8) We protest against England’s interference in our domestic affairs and the detention of emigrants;

9) That all food products be requisitioned for the needs of the masses, and fixed prices be set for all consumer goods;

10) That peasant committees immediately seize manorial, demesne, imperial, and monastic lands, and the tools of productions be handed over to the workers;

11) We protest the withdrawal of revolutionary troops from Petrograd;

12) That it be recognized the Provisional Government can in no way arrange for the issuing of pensions to former ministers and their families, indigenous enemies of the people.

Source: media.ssu.samara.ru. Translated by the Russian Reader

The so-called Old Parviainen Plant was located on the Vyborg Embankment. Correspondingly, the so-called New Parviainen Plant, the current Karl Liebknecht Leningrad Mechanical Plant, was located on Chugunnaya Street, roughly two kilometers to the east. TRR

Source: Wikipedia

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The Red Guard of the Old Parviainen Factory, circa 1917. Courtesy of Fotografii starogo Sankt-Peterburga (Photographs of Old Saint Petersburg)

______________________

Landwehr Canal, Berlin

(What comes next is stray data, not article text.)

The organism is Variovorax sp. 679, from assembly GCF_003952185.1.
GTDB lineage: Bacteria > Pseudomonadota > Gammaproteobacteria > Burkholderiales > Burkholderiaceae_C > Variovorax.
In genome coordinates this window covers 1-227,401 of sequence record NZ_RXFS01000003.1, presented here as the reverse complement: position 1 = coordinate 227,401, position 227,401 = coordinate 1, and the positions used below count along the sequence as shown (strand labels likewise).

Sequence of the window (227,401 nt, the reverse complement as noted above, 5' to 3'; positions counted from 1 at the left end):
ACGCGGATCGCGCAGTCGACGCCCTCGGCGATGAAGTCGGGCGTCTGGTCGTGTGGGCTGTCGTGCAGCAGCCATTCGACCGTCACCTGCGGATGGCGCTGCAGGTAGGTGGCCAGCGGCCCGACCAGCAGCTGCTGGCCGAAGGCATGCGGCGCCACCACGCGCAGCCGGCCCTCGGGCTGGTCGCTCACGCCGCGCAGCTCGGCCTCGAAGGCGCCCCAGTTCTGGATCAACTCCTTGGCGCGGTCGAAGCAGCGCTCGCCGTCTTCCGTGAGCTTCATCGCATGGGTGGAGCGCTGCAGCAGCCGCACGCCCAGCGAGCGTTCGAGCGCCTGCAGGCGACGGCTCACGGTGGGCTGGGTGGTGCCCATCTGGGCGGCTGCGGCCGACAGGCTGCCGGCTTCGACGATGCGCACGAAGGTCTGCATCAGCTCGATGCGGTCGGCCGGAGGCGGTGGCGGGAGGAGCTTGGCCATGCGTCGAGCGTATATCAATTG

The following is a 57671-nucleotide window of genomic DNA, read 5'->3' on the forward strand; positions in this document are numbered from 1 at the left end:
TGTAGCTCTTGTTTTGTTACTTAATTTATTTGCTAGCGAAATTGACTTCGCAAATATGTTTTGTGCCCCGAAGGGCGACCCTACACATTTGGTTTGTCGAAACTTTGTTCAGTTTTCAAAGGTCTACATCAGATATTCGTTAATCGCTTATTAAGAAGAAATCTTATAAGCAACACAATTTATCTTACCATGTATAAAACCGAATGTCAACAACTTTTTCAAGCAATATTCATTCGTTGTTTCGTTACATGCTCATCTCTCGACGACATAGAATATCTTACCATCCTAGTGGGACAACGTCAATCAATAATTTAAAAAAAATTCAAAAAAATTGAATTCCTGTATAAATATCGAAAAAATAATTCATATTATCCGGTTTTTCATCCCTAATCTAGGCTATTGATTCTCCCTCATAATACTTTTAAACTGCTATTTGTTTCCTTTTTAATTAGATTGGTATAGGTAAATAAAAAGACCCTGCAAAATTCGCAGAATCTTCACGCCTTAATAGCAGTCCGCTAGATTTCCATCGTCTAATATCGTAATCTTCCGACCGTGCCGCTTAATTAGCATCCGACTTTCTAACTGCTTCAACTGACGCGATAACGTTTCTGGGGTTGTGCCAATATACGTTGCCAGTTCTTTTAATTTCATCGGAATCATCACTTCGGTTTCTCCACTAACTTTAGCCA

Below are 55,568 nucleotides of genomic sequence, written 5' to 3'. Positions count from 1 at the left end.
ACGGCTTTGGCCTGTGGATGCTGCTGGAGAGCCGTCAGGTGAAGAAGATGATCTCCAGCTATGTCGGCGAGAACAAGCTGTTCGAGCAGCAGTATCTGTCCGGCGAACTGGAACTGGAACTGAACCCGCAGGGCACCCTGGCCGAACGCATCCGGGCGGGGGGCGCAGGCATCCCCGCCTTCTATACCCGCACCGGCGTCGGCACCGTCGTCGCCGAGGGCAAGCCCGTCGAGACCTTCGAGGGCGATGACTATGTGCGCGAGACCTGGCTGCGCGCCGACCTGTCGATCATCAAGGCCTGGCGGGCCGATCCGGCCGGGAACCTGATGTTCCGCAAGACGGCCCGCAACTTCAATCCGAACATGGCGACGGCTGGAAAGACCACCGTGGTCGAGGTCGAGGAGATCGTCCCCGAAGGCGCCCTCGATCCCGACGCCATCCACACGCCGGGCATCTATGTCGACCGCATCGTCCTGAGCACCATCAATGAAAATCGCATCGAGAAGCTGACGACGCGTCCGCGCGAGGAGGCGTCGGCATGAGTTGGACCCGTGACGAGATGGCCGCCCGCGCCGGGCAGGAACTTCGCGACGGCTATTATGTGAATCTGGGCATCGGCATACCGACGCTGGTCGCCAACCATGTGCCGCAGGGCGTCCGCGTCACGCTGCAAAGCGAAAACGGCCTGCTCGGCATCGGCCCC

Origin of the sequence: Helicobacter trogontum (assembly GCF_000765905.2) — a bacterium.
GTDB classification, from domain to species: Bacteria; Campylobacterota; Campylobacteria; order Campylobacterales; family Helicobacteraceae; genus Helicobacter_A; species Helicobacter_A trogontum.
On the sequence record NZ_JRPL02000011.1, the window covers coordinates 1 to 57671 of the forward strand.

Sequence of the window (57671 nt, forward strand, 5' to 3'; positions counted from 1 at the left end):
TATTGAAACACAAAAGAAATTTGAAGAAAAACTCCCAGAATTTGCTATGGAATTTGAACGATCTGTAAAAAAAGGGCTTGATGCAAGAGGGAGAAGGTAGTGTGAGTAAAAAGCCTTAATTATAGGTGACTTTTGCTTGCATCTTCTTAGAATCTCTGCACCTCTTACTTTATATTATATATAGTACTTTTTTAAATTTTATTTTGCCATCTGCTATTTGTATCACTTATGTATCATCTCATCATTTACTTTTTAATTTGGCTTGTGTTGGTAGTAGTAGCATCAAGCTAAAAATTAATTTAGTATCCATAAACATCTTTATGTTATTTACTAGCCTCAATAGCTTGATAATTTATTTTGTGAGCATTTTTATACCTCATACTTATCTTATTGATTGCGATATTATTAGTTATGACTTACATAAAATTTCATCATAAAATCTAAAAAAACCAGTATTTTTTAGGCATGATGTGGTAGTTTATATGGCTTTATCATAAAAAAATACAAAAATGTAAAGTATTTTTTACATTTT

The canal where they drowned Rosa
L., like a stubbed out papirosa,
Has almost virtually gone wild.
So many roses have moldered since that time,
It is no mean feat to stun the tourists.
The wall, concrete forerunner of Christo,
Runs from city to calf and cow
Through fields blood has scoured.
A factory smokes like a cigar.
And the outlander pulls up the native gal’s
Frock not like a conqueror,
But like a finicky sculptor,
Getting ready to unveil
A statue fated to live a while
Longer than the reflection in the canal
Where Rosa was canned.

Source: Radio Svoboda. Translated by the Russian Reader

800px-RosaLuxemburg2a
Rosa Luxemburg memorial at the site where she was thrown—either dead or alive—into the Landwehr Canal, Berlin. Courtesy of Wikipedia

Sergey Yermakov: Revolution or Chernobyl!

Sergey Yermakov
Facebook
December 19, 2015

Back in her day, we recall, Rosa Luxemberg proposed the slogan “Socialism or barbarism!” While not obvious at first glance, the slogan is profoundly and functionally religious, albeit secularized, since it deals with salvation, with socialism as a project of salvation from the consequences of capitalism. In 1916, in the midst of a monstrous imperialist war, it was a secular take on soteriology, the doctrine of salvation.